The game is adamant that you can't keep a family emotionally healthy without work-life balance. There are endings in which Dan can publish the next great American novel, but in two of them, Linda walks out on him, and in all versions of this conclusion, he spends the rest of his life trapped in a loveless marriage with his son growing up to be asocial and maladjusted. As The Novelist sees it, works of art are not just the refined output of talent and dedication but may also rely on the sacrifice of human bonds and family well-being. We've all seen the game credits in which developers thank the people they love for being so patient with them while they spend nights away from the dinner table and at the office. To the extent that The Novelist can be boiled down to a binary choice, it's a choice of whether Dan should be that kind of worker; whether he should nourish his career or love his family. As one of Linda's friends puts it, "Love isn't a feeling, it's a behaviour". The ludonarrative says that being a good mother or father isn't just about feeling close to your family but acting on that emotion even when it's to your detriment. It's what the characters do rather than what they think that defines their relationships.
But the game is coded about how Dan gets from being a second-rate novelist with fraying family ties to either one of America's most respected authors or a full-time father and husband. Under the most literal read of the plot, this is happening because a ghost is whispering a life plan into his ear every night. It's not a particularly satisfying explanation because it's difficult to relate back to the everyday life that the game is otherwise speaking to and because the ghost is barely a character. But if we incorporate some of The Novelist's symbolism into our analysis, we can see the Kaplans' lives as being directly changed by us, the player. The chapters of the game open and close with passages on the Kaplans' lives being banged out on a typewriter and the tale always ends with Dan unable to shake the thought that he's a character in someone else's book. This hints that the eponymous novelist is not the father of the family but us. However, we don't have a personal relationship with the characters, and the game is more about exploring real-world issues than the way we interact with virtual texts, so we don't get much out of that interpretation.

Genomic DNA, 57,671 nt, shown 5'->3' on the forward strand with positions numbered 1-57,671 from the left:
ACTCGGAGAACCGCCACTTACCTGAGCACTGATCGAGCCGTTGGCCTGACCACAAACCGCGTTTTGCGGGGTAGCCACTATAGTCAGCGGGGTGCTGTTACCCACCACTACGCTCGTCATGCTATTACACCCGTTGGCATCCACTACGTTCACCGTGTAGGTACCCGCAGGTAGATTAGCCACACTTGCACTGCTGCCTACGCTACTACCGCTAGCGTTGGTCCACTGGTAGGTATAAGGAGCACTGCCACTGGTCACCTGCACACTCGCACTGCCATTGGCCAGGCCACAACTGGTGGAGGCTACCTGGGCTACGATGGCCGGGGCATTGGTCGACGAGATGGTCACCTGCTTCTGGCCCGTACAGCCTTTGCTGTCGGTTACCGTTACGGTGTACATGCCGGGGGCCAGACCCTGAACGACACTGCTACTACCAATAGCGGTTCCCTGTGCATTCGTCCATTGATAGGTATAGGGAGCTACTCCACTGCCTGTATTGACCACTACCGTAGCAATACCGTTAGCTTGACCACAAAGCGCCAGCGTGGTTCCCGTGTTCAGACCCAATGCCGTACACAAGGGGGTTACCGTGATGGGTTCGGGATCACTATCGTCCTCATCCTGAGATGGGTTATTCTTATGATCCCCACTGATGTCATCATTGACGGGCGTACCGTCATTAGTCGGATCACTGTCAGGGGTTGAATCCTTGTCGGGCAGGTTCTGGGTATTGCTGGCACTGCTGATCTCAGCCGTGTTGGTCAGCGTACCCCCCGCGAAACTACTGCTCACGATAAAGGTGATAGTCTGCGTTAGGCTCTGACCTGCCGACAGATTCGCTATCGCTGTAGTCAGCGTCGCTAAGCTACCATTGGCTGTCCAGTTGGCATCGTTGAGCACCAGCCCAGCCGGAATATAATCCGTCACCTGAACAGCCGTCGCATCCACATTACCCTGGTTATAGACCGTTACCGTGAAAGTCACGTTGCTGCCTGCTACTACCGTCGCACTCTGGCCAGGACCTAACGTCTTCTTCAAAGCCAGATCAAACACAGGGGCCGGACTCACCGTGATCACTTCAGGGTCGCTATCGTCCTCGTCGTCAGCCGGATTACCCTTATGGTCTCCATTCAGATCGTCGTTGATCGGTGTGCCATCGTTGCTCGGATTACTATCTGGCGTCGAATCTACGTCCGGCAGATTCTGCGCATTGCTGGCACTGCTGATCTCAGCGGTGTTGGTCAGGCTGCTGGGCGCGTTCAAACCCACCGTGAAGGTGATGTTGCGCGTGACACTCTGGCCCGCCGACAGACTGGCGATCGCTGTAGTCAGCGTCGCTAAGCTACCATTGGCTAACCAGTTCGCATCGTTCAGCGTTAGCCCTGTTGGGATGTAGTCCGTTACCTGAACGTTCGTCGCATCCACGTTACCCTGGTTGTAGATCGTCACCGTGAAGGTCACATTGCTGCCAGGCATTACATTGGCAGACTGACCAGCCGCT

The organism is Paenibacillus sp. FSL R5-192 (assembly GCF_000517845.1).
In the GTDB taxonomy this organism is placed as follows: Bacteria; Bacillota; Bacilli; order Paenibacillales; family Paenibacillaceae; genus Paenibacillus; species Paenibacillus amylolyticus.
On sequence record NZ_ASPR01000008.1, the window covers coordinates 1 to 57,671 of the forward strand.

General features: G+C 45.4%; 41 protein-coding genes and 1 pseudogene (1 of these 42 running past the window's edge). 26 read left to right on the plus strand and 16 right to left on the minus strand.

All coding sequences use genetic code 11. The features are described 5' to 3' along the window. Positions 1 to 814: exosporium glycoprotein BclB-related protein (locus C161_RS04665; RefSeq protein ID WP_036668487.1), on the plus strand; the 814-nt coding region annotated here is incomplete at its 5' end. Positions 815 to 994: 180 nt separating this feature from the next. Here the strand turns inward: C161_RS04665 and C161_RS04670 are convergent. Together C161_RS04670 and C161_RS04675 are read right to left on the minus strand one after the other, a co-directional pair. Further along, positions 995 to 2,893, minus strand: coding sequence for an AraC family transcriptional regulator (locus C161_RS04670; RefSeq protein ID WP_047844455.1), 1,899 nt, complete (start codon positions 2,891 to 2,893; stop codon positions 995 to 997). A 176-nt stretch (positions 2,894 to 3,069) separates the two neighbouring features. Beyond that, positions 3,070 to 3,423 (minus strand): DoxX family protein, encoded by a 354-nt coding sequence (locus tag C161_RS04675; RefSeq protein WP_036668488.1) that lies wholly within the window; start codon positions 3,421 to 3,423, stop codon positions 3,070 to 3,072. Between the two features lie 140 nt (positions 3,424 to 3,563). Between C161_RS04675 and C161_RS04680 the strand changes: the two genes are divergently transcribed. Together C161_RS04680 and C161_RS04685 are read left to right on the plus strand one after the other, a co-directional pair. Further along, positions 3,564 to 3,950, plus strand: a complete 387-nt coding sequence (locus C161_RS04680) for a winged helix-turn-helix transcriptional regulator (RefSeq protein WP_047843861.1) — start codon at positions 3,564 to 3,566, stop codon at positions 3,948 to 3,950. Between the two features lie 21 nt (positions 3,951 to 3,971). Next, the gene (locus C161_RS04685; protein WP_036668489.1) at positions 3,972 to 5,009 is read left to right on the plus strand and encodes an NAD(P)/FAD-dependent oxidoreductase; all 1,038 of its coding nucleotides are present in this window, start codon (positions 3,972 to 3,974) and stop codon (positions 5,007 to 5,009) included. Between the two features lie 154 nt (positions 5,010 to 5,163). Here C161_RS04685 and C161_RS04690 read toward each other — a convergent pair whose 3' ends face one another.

To me, the most engrossing read of the ghost's link to Dan is that it represents his unconscious. Even when our troubled writer tries to lock himself away in his study, on some level, he remembers what his family thinks and wants, and his best ideas come to him when he is unconscious, as though whispered into his ear while he sleeps. Like any creator, he is reliant on ideas being thrown up to his conscious mind by a turbulent magma of memories and motivations lurking below, but just as he can use his unconscious inventiveness and empathy to write compelling fiction, he can also use it to the end of fixing his marriage and fathering his son. Pages from a typewriter may appear on the screen, but Dan is the character who spends his days in front of the keyboard, suggesting it's him who is writing the future of the Kaplans. The story believes wholeheartedly in the idea of a single turning point which can definitively decide your future; it's baked right into its format as short-form choice-driven fiction.